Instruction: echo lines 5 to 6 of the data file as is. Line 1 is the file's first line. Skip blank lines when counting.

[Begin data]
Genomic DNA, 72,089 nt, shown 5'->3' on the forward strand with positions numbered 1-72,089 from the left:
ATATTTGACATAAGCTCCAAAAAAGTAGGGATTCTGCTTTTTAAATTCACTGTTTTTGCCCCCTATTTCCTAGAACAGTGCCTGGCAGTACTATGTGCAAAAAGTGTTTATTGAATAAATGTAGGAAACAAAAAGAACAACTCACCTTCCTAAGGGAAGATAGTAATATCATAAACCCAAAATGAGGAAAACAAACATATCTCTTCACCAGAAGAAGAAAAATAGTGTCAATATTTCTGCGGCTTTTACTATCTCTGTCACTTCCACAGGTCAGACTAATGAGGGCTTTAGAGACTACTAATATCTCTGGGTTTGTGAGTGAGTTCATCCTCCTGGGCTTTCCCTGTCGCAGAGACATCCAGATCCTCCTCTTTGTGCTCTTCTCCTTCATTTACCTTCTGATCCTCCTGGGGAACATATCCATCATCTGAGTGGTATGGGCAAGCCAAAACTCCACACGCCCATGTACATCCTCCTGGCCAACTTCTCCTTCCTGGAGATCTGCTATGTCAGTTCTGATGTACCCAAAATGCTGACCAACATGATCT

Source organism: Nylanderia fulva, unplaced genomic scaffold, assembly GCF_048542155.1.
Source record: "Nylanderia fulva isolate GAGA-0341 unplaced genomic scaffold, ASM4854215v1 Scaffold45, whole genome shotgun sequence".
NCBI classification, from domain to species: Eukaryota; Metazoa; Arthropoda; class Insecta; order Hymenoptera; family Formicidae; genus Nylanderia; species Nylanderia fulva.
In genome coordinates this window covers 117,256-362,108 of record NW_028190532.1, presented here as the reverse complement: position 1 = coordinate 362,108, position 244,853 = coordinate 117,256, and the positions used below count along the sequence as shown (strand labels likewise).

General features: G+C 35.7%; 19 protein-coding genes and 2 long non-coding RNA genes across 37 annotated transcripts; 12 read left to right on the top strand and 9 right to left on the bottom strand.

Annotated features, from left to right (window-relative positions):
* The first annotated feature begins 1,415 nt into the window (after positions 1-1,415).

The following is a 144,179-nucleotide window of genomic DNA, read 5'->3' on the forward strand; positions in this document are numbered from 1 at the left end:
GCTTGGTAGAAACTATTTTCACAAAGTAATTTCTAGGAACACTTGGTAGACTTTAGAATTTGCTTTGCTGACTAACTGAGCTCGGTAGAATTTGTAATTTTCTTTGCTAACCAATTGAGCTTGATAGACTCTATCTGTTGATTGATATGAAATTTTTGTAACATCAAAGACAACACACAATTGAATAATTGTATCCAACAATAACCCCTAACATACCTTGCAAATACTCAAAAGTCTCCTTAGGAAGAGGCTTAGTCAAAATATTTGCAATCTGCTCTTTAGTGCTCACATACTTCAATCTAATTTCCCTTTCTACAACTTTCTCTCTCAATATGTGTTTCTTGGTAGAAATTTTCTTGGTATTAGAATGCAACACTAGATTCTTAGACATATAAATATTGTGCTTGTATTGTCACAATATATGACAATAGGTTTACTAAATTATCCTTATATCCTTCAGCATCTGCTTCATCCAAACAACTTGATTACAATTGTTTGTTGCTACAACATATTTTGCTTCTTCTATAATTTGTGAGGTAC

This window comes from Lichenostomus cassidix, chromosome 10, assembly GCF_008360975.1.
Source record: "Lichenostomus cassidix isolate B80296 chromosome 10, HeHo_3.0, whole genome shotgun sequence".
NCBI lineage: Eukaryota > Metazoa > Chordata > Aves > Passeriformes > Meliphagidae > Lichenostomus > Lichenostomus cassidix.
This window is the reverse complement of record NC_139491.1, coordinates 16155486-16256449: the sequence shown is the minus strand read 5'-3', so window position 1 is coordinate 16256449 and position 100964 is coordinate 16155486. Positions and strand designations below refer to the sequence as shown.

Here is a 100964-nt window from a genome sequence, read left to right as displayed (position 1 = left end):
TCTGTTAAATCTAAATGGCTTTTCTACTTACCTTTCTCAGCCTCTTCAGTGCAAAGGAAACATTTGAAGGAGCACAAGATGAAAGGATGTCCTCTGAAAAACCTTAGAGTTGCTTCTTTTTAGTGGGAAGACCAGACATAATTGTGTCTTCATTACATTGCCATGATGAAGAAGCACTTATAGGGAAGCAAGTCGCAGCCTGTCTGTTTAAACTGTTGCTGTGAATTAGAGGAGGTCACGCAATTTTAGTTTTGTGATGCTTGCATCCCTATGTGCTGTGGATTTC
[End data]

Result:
NCBI classification, from domain to species: Eukaryota; Metazoa; Arthropoda; class Insecta; order Hymenoptera; family Formicidae; genus Nylanderia; species Nylanderia fulva.
In genome coordinates this window covers 117,256-362,108 of record NW_028190532.1, presented here as the reverse complement: position 1 = coordinate 362,108, position 244,853 = coordinate 117,256, and the positions used below count along the sequence as shown (strand labels likewise).